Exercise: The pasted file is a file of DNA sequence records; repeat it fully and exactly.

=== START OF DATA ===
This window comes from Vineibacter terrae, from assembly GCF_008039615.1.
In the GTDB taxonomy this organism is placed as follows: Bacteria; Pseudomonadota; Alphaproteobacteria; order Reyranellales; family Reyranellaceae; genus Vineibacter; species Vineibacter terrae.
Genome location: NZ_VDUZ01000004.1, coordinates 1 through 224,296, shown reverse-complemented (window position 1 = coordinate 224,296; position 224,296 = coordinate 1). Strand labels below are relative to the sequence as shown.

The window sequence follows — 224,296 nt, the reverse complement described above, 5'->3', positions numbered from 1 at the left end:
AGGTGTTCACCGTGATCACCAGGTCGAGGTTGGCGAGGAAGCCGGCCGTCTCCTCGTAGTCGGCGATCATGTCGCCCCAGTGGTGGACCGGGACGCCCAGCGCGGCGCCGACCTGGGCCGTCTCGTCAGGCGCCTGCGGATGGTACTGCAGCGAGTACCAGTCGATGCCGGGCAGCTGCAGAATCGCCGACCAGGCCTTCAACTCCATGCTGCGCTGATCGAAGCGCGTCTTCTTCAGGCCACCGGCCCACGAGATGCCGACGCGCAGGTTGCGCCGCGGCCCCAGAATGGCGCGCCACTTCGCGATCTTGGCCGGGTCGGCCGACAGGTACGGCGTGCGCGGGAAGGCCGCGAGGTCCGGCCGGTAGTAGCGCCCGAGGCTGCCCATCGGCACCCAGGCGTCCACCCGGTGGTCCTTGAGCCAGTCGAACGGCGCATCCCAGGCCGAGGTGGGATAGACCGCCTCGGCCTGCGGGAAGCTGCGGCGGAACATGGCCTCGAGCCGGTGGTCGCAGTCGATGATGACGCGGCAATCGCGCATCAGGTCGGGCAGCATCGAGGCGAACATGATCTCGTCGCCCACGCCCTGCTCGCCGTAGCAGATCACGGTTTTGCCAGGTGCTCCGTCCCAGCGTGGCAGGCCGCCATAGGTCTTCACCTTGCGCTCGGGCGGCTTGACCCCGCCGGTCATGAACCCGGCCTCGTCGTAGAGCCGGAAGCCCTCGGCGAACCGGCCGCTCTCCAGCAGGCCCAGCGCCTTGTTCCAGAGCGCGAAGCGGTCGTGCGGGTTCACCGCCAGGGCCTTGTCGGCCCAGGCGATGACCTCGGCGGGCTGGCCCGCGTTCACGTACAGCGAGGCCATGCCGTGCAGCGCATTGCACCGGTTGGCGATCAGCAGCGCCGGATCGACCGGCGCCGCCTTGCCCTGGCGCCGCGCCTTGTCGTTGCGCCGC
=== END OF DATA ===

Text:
This window comes from Vineibacter terrae, from assembly GCF_008039615.1.
In the GTDB taxonomy this organism is placed as follows: Bacteria; Pseudomonadota; Alphaproteobacteria; order Reyranellales; family Reyranellaceae; genus Vineibacter; species Vineibacter terrae.
Genome location: NZ_VDUZ01000004.1, coordinates 1 through 224,296, shown reverse-complemented (window position 1 = coordinate 224,296; position 224,296 = coordinate 1). Strand labels below are relative to the sequence as shown.

The window sequence follows — 224,296 nt, the reverse complement described above, 5'->3', positions numbered from 1 at the left end:
AGGTGTTCACCGTGATCACCAGGTCGAGGTTGGCGAGGAAGCCGGCCGTCTCCTCGTAGTCGGCGATCATGTCGCCCCAGTGGTGGACCGGGACGCCCAGCGCGGCGCCGACCTGGGCCGTCTCGTCAGGCGCCTGCGGATGGTACTGCAGCGAGTACCAGTCGATGCCGGGCAGCTGCAGAATCGCCGACCAGGCCTTCAACTCCATGCTGCGCTGATCGAAGCGCGTCTTCTTCAGGCCACCGGCCCACGAGATGCCGACGCGCAGGTTGCGCCGCGGCCCCAGAATGGCGCGCCACTTCGCGATCTTGGCCGGGTCGGCCGACAGGTACGGCGTGCGCGGGAAGGCCGCGAGGTCCGGCCGGTAGTAGCGCCCGAGGCTGCCCATCGGCACCCAGGCGTCCACCCGGTGGTCCTTGAGCCAGTCGAACGGCGCATCCCAGGCCGAGGTGGGATAGACCGCCTCGGCCTGCGGGAAGCTGCGGCGGAACATGGCCTCGAGCCGGTGGTCGCAGTCGATGATGACGCGGCAATCGCGCATCAGGTCGGGCAGCATCGAGGCGAACATGATCTCGTCGCCCACGCCCTGCTCGCCGTAGCAGATCACGGTTTTGCCAGGTGCTCCGTCCCAGCGTGGCAGGCCGCCATAGGTCTTCACCTTGCGCTCGGGCGGCTTGACCCCGCCGGTCATGAACCCGGCCTCGTCGTAGAGCCGGAAGCCCTCGGCGAACCGGCCGCTCTCCAGCAGGCCCAGCGCCTTGTTCCAGAGCGCGAAGCGGTCGTGCGGGTTCACCGCCAGGGCCTTGTCGGCCCAGGCGATGACCTCGGCGGGCTGGCCCGCGTTCACGTACAGCGAGGCCATGCCGTGCAGCGCATTGCACCGGTTGGCGATCAGCAGCGCCGGATCGACCGGCGCCGCCTTGCCCTGGCGCCGCGCCTTGTCGTTGCGCCGC